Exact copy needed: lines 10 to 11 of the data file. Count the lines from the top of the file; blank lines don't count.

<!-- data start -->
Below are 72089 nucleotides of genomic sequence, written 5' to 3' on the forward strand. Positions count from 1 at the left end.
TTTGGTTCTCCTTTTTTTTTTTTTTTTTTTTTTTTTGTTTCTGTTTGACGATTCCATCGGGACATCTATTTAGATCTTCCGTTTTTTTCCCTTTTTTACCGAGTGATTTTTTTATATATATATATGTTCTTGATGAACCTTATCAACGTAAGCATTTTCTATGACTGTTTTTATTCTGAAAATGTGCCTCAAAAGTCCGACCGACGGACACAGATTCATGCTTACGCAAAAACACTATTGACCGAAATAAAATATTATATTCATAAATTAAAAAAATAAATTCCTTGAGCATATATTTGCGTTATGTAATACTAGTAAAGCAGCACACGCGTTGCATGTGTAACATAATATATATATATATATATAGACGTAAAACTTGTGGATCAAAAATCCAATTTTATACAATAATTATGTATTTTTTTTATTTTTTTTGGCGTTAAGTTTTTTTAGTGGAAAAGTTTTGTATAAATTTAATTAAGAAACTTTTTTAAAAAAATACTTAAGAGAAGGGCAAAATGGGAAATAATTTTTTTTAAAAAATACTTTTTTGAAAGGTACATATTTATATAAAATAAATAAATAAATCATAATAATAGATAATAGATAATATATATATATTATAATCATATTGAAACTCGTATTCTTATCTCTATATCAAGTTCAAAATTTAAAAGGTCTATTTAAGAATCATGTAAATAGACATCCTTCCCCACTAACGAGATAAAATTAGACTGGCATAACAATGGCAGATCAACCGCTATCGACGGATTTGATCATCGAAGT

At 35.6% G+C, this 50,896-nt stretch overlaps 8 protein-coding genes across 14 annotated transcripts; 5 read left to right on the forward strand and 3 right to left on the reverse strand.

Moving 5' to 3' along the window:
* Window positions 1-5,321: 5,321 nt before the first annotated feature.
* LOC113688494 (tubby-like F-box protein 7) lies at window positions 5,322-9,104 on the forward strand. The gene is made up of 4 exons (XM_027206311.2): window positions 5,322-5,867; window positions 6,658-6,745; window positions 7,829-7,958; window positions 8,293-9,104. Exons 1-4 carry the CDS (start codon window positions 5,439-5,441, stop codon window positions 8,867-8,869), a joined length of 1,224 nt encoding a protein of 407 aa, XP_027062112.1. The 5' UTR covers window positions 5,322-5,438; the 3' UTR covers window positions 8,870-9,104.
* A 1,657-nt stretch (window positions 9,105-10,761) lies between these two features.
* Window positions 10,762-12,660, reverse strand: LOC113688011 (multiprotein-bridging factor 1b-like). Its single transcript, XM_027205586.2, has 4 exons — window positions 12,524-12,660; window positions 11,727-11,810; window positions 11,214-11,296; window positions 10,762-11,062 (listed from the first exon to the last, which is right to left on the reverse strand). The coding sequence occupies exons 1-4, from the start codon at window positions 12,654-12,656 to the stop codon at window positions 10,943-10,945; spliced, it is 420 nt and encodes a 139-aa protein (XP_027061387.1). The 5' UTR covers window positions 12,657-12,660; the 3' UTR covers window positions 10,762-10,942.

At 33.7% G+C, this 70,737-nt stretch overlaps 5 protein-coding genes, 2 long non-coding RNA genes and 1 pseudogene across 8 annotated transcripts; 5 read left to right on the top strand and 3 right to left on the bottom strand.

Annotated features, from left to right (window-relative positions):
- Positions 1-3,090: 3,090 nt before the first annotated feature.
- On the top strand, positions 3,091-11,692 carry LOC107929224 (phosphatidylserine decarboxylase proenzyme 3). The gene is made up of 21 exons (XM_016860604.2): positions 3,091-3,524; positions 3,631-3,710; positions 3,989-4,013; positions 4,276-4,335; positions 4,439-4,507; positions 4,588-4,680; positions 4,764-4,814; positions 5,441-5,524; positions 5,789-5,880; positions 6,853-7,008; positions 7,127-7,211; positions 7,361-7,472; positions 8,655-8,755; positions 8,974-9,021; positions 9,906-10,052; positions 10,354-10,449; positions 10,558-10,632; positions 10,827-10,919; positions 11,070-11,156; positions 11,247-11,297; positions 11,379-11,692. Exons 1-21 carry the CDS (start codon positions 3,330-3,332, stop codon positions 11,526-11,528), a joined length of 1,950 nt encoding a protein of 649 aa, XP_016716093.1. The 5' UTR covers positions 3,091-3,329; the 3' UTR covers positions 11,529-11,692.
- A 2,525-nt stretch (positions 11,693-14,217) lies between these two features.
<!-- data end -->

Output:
Annotated features, from left to right (window-relative positions):
- Positions 1-3,090: 3,090 nt before the first annotated feature.